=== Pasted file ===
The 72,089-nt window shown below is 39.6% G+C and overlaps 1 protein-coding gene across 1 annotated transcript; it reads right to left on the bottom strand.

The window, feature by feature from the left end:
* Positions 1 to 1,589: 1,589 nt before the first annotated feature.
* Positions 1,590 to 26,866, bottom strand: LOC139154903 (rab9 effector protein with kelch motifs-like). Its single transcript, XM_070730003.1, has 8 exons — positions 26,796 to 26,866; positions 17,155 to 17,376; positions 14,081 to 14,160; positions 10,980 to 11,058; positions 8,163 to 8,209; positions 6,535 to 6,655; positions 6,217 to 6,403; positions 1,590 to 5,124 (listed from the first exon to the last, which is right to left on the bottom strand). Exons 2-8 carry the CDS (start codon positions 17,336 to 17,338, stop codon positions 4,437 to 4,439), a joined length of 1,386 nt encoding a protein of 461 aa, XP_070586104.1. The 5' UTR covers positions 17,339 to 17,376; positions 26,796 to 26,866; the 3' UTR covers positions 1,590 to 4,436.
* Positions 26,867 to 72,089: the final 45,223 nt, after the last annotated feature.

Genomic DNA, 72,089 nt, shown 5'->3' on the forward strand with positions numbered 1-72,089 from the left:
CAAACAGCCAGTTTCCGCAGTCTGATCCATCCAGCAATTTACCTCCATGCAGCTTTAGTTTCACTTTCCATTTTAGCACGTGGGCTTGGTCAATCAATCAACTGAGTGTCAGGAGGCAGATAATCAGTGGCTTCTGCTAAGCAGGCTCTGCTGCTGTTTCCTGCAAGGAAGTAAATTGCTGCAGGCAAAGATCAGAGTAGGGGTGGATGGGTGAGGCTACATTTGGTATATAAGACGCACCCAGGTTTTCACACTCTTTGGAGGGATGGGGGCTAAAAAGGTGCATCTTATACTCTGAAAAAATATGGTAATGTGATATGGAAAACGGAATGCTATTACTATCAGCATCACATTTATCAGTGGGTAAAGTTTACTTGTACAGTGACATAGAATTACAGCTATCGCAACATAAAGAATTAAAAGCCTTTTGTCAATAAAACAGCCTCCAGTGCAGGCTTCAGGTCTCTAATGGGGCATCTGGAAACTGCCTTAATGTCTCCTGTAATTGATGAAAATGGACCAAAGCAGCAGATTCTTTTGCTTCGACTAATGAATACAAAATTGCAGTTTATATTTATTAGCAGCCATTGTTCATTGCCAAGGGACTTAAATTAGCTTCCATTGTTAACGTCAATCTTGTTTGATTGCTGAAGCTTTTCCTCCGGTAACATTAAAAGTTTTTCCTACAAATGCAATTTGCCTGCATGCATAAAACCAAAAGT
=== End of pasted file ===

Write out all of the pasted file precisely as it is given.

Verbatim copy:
The 72,089-nt window shown below is 39.6% G+C and overlaps 1 protein-coding gene across 1 annotated transcript; it reads right to left on the bottom strand.

The window, feature by feature from the left end:
* Positions 1 to 1,589: 1,589 nt before the first annotated feature.
* Positions 1,590 to 26,866, bottom strand: LOC139154903 (rab9 effector protein with kelch motifs-like). Its single transcript, XM_070730003.1, has 8 exons — positions 26,796 to 26,866; positions 17,155 to 17,376; positions 14,081 to 14,160; positions 10,980 to 11,058; positions 8,163 to 8,209; positions 6,535 to 6,655; positions 6,217 to 6,403; positions 1,590 to 5,124 (listed from the first exon to the last, which is right to left on the bottom strand). Exons 2-8 carry the CDS (start codon positions 17,336 to 17,338, stop codon positions 4,437 to 4,439), a joined length of 1,386 nt encoding a protein of 461 aa, XP_070586104.1. The 5' UTR covers positions 17,339 to 17,376; positions 26,796 to 26,866; the 3' UTR covers positions 1,590 to 4,436.
* Positions 26,867 to 72,089: the final 45,223 nt, after the last annotated feature.

Genomic DNA, 72,089 nt, shown 5'->3' on the forward strand with positions numbered 1-72,089 from the left:
CAAACAGCCAGTTTCCGCAGTCTGATCCATCCAGCAATTTACCTCCATGCAGCTTTAGTTTCACTTTCCATTTTAGCACGTGGGCTTGGTCAATCAATCAACTGAGTGTCAGGAGGCAGATAATCAGTGGCTTCTGCTAAGCAGGCTCTGCTGCTGTTTCCTGCAAGGAAGTAAATTGCTGCAGGCAAAGATCAGAGTAGGGGTGGATGGGTGAGGCTACATTTGGTATATAAGACGCACCCAGGTTTTCACACTCTTTGGAGGGATGGGGGCTAAAAAGGTGCATCTTATACTCTGAAAAAATATGGTAATGTGATATGGAAAACGGAATGCTATTACTATCAGCATCACATTTATCAGTGGGTAAAGTTTACTTGTACAGTGACATAGAATTACAGCTATCGCAACATAAAGAATTAAAAGCCTTTTGTCAATAAAACAGCCTCCAGTGCAGGCTTCAGGTCTCTAATGGGGCATCTGGAAACTGCCTTAATGTCTCCTGTAATTGATGAAAATGGACCAAAGCAGCAGATTCTTTTGCTTCGACTAATGAATACAAAATTGCAGTTTATATTTATTAGCAGCCATTGTTCATTGCCAAGGGACTTAAATTAGCTTCCATTGTTAACGTCAATCTTGTTTGATTGCTGAAGCTTTTCCTCCGGTAACATTAAAAGTTTTTCCTACAAATGCAATTTGCCTGCATGCATAAAACCAAAAGT